Data
The VISEM data set contains data from 85 male participants aged 18 years or older. For each participant, we include a set of measurements from a standard semen analysis, a video of live spermatozoa, a sperm fatty acid profile, the fatty acid composition of serum phospholipids, study participants-related data and WHO analysis data. The dataset contains over 35 gigabytes of videos, with each video lasting between two to seven minutes. This GIF provides an impression.

medico

Each video has a resolution of 640x480 and runs at 50 frames-per-second. The dataset contains in total six CSV-files (five for data and one which maps video IDs to study participants IDs), a description file, and a folder containing the videos. The name of each video file contains the videos ID, the date it was recorded, and a small optional description. Then, the end of the filename contains the code of the person who assessed the video. Furthermore, VISEM contains five CSV-files for each of the other data provided, a CSV-file with the IDs linked to each their video, and a text file containing descriptions of some of the columns of the CSV-files. One row in each CSV-file represents a participant. The provided CSV-files are:
  • semen_analysis_data: The results of standard semen analysis.
  • fatty_acids_spermatozoa: The levels of several fatty acids in the spermatozoa of the participants.
  • fatty_acids_serum: The serum levels of the fatty acids of the phospholipids (measured from the blood of the participant).
  • sex_hormones: The serum levels of sex hormones measured in the blood of the participants.
  • study_participant_related_data: General information about the participants such as age, abstinence time and Body Mass Index (BMI).
  • videos: Overview of which video-file belongs to what participant.
We will provide pre-extracted features for all visual data, i.e., videos. For the final evaluation, participants will use a provided test dataset without annotations.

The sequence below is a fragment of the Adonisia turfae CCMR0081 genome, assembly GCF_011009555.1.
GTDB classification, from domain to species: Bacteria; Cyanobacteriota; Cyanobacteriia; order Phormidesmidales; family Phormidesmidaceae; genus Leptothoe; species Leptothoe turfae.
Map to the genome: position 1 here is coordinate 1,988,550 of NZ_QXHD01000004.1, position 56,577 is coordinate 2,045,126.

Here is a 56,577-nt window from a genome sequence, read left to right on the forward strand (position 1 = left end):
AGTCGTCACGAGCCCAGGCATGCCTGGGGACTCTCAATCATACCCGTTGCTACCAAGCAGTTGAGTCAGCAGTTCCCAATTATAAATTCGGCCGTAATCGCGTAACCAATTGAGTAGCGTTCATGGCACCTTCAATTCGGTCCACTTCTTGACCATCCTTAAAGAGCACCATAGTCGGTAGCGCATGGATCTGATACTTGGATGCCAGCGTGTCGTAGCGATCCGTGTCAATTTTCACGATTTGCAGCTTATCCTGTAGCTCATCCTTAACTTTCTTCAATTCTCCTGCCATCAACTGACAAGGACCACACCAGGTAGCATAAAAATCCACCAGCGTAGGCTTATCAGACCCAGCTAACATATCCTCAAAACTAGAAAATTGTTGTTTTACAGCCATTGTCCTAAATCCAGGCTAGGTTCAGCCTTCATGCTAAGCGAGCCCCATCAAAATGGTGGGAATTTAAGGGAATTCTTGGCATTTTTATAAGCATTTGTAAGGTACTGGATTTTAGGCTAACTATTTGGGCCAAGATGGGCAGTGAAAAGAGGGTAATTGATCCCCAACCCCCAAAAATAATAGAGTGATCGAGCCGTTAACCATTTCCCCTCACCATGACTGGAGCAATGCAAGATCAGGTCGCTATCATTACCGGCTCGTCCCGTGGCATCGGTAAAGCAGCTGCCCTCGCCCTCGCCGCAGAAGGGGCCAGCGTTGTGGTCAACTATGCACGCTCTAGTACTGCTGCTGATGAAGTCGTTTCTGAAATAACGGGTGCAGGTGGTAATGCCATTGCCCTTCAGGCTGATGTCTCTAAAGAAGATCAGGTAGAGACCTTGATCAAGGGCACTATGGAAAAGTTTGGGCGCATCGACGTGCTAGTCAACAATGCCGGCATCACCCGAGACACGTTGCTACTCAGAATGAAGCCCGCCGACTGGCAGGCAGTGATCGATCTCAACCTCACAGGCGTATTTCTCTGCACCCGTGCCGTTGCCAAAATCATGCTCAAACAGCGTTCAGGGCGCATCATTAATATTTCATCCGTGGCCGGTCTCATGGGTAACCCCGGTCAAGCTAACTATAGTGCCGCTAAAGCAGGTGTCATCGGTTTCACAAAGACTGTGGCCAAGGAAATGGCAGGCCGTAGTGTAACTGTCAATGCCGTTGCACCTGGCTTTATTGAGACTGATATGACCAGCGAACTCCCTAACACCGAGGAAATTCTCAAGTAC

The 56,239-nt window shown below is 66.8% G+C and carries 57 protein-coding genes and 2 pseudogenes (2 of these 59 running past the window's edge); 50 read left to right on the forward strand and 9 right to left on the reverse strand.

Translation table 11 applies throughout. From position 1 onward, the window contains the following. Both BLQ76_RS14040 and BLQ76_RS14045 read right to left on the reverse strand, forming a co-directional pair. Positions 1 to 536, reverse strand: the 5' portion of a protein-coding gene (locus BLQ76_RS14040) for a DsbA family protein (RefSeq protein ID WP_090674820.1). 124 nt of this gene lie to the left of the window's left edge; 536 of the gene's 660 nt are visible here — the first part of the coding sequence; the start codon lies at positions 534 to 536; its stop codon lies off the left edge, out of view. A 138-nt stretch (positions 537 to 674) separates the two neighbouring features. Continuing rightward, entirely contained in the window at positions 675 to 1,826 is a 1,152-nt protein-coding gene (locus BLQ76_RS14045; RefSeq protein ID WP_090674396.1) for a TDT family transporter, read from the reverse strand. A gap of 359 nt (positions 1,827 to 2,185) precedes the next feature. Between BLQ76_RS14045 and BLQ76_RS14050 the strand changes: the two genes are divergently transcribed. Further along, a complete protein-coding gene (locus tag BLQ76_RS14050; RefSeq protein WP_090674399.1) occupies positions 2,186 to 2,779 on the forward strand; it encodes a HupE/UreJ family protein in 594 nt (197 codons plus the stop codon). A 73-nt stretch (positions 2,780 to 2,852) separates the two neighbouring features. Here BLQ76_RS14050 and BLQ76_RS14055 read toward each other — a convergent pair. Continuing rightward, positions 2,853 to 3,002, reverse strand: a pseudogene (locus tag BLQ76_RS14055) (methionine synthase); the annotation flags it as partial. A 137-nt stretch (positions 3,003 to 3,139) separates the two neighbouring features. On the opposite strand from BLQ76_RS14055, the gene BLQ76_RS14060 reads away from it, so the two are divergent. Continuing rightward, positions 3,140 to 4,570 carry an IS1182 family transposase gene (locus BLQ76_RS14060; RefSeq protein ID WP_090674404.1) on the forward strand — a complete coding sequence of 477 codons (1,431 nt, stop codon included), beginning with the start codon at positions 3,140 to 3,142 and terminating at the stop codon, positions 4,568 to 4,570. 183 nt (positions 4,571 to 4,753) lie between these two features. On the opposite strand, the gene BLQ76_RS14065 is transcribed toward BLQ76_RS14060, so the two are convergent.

The dataset VISEM is publicly available for participants and other multimedia researchers without any restriction. All Study participants agreed to donate their data for the purpose of science and provided the necessary consent for us to be able to distribute the data (checked and approved by Norwegian data authority and ethical committee).

Ground truth and evaluation
For the evaluation, we will use mean squared error, mean absolute error and the mean absolute percentage error for first two subtasks. For the ranking mean absolute percentage error will be used which shows the improvement of the automatic prediction compared to the average prediction. For the optional third task, we will use manual evaluation with the help from three different experts within human reproduction.

For the processing speed evaluation we will use minimum, average and maximum frame processing time in seconds measured by the participants as a time interval from the moment when image has been completely loaded into memory to the moment of the final decision has been made by the corresponding sub-task analysis algorithm.

Recommended reading
[1] Riegler, Michael, et al. "Multimedia and Medicine: Teammates for Better Disease Detection and Survival." Proceedings of the 2016 ACM Multimedia Conference. ACM, 2016.

We recommend also having a look at past year's papers in the MediaEval Workshop Proceedings:

Guillaume Gravier et al. (eds.) 2017. Proceedings of the MediaEval 2017 Workshop, Dublin, Ireland, Sept. 13-15, 2017.
Martha Larson, et al. (eds.) 2018. Proceedings of the MediaEval 2017 Workshop, Sophia Antipolis, France, Oct. 29-31, 2018.

Task organizers
Steven Hicks, SimulaMet, Norway, steven at @simula.no
Hugo Lewi Hammer, OsloMet, Norway
Haakon K Stensland, Simula Research Laboratory, Norway
Michael Riegler, SimulaMet, Norway michael at @simula.no
Konstantin Pogorelov, Simula Research Laboratory, Norway
Pål Halvorsen, SimulaMet, Norway
Trine B Haugen, OsloMet, Norway
Jorunn Marie Andersen, OsloMet, Norway
Oliwia Witczak, OsloMet, Norway
Rune Borgli, Simula Research Laboratory, Norway
Duc-Tien Dang-Nguyen, University of Bergen, Norwary ductien.dangnguyen at @uib.no,
Mathias Lux, Alpen-Adria-Universität Klagenfurt, Austria

Task schedule
Development data release: 31 May
Test data release: 15 June
Runs due: 20 September
Results returned: 23 September
Working Notes paper due: 30 September
MediaEval 2019 Workshop (in France, near Nice): 27-29 October 2019